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Rory McNicholl reports on his visit to IDCC in Dublin

I spent a fascinating 3 days in Croke Park Dublin at the 15th International Digital Curation Conference hosted by the Digital Repository of Ireland and the Digital Curation Centre. As always a great chance to see old friends and meet new ones from the research data community.

Rory McNicholl

The timbre of talks ranged from optimism (zipping from place to place at 100’s of MPH in driverless pods by 2050) to terror (zipping from place to place at 100’s of MPH in driverless pods by 2050). On the whole speakers told us how the RDM community are facing up to the practical challenges of ever increasing amounts of data, helping researchers to understand the importance of good stewardship while providing them with assistance and reassurance on issues of data privacy.

Data management plans were the subject of a large number of talks, a sign no doubt of the prevalence in DMPs as a funder requirement. Most interesting of the many DMP talks demonstrated platforms that are available to help produce Machine Actionable DMPs (https://doi.org/10.1371/journal.pcbi.1006750). This work is actively progressing the DMP from static administrative output to a standards driven process that can be integrated with other data stewardship processes and tools. We saw two implementations based on the open source DMProadmap platform (https://dmp.opidor.fr/ and https://github.com/DMPRoadmap/roadmap/wiki) before Tom Renner demonstrated the implementation that is available as part of the Haplo Research Manager (https://github.com/haplo-org/haplo-research-manager).

Of course almost every talk made reference to the FAIR principles of research data management, the mantra that research data should be Findable, Accessible, Interoperable, and Re-Usable was much repeated and many speakers shared their thoughts on how to realise these principles whilst managing the practicalities of researcher engagement and data sensitivity. The FAIR principles are increasingly referenced in policy documents and one of the last presentations of the conference, on the European Open Science Cloud, continued this trend. This covered the recently published “Rules for Participation” in the EOSC one of which is that “Data providers will respect principles of FAIR data”.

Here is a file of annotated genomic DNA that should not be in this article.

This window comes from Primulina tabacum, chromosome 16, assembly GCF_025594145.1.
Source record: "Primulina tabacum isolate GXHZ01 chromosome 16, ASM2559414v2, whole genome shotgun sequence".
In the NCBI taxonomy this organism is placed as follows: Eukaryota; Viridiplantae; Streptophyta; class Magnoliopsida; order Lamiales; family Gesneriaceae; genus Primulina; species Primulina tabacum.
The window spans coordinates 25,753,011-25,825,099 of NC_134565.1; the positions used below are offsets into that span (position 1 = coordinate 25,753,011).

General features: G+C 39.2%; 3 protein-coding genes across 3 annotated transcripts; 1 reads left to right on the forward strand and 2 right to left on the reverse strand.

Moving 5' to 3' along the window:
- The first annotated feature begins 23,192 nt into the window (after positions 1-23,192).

The event left the impression that Open Data will continue to be integral and grow in importance as part of the UK, European and Global research policy landscape.

Photo of Rory at Croke Park

 

UKRI Open Access consultation event

The following week we donned our headphones to listen in on the UKRI OA consultation information event at the British Library. Sir Duncan Wingham, David Sweeney and Rachel Bruce (UKRI) and Stephen Hill (Research England) chaired a discussion on the draft proposal for the UKRI OA policy which is under consultation until April 17. There were a number of talking points and concerns for librarians, publishers and research managers alike and the consultation team will certainly receive a fair number of queries and suggestions in the coming month or so. There was some approval in the room for the stated effort to ensure that there were to be zero conflicts between UKRI and (the next) REF OA policies. The fact there is set to be alignment between the two policies and the presence of Stephen Hill from Research England ensured that there were a fair few REF queries from the floor too.

From the point of view of us who provide the platforms that manage the access to open access materials there were a few key highlights.

Firstly that monographs will be in scope for the UKRI OA policy. Secondly that there was a confirmation from Rachel Bruce that research data was “very probably” set to be included in the next REF OA policy. This latter point further re-confirming that FAIR research data will be of increasing importance in national and regional policy. I hope to discover more about open data trends when I attend the Research Data Alliance Plenary in Melbourne later this month, and where that might take us in regards the provision of research technologies services.

Overall we feel the repository community is well prepared for the conclusions that UKRI might reach for their OA policy, and we welcome their public consultation (available at https://www.ukri.org/funding/information-for-award-holders/open-access/open-access-review/) along with the effort to ensure non-conflicting policy positions between UKRI and Research England. This gives the community the chance to apply the lessons learned from the REF2021 OA policy and  ensure that UK institutions to share in the continuing development of the global open access movement.

Opportunity to work with us!

All this along with the increased importance being placed on research data globally, it’s an exciting time to be working in repositories! If you think so too and you’d like to join us, we have a current opportunity to work with the Research Technologies team at CoSector, University of London.

 

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